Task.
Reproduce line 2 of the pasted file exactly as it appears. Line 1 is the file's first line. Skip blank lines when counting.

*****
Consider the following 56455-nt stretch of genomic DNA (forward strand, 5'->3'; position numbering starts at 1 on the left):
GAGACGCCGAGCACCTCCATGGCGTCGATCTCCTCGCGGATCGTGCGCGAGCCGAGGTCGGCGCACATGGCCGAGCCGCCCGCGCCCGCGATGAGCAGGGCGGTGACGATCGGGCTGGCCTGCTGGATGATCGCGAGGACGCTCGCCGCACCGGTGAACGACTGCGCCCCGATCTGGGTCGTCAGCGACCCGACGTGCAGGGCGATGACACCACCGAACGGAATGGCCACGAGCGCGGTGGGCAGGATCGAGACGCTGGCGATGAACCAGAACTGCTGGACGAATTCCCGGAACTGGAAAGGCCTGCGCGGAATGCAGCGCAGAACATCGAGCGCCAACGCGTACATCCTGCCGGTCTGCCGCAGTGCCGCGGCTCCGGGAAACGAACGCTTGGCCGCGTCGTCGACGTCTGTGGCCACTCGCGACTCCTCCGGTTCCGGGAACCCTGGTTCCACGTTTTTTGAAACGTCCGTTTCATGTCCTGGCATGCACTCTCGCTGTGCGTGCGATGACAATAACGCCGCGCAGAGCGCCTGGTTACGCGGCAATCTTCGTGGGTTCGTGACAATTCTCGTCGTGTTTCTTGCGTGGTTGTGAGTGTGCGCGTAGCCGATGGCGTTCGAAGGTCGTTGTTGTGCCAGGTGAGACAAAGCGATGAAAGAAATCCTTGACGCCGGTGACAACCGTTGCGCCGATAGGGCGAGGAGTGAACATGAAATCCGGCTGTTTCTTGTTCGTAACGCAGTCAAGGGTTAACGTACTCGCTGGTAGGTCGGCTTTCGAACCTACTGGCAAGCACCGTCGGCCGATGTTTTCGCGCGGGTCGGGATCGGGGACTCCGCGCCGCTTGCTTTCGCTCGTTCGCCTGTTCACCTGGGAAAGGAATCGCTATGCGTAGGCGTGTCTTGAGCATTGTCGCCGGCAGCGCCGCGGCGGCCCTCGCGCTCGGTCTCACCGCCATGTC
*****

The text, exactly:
GAGACGCCGAGCACCTCCATGGCGTCGATCTCCTCGCGGATCGTGCGCGAGCCGAGGTCGGCGCACATGGCCGAGCCGCCCGCGCCCGCGATGAGCAGGGCGGTGACGATCGGGCTGGCCTGCTGGATGATCGCGAGGACGCTCGCCGCACCGGTGAACGACTGCGCCCCGATCTGGGTCGTCAGCGACCCGACGTGCAGGGCGATGACACCACCGAACGGAATGGCCACGAGCGCGGTGGGCAGGATCGAGACGCTGGCGATGAACCAGAACTGCTGGACGAATTCCCGGAACTGGAAAGGCCTGCGCGGAATGCAGCGCAGAACATCGAGCGCCAACGCGTACATCCTGCCGGTCTGCCGCAGTGCCGCGGCTCCGGGAAACGAACGCTTGGCCGCGTCGTCGACGTCTGTGGCCACTCGCGACTCCTCCGGTTCCGGGAACCCTGGTTCCACGTTTTTTGAAACGTCCGTTTCATGTCCTGGCATGCACTCTCGCTGTGCGTGCGATGACAATAACGCCGCGCAGAGCGCCTGGTTACGCGGCAATCTTCGTGGGTTCGTGACAATTCTCGTCGTGTTTCTTGCGTGGTTGTGAGTGTGCGCGTAGCCGATGGCGTTCGAAGGTCGTTGTTGTGCCAGGTGAGACAAAGCGATGAAAGAAATCCTTGACGCCGGTGACAACCGTTGCGCCGATAGGGCGAGGAGTGAACATGAAATCCGGCTGTTTCTTGTTCGTAACGCAGTCAAGGGTTAACGTACTCGCTGGTAGGTCGGCTTTCGAACCTACTGGCAAGCACCGTCGGCCGATGTTTTCGCGCGGGTCGGGATCGGGGACTCCGCGCCGCTTGCTTTCGCTCGTTCGCCTGTTCACCTGGGAAAGGAATCGCTATGCGTAGGCGTGTCTTGAGCATTGTCGCCGGCAGCGCCGCGGCGGCCCTCGCGCTCGGTCTCACCGCCATGTC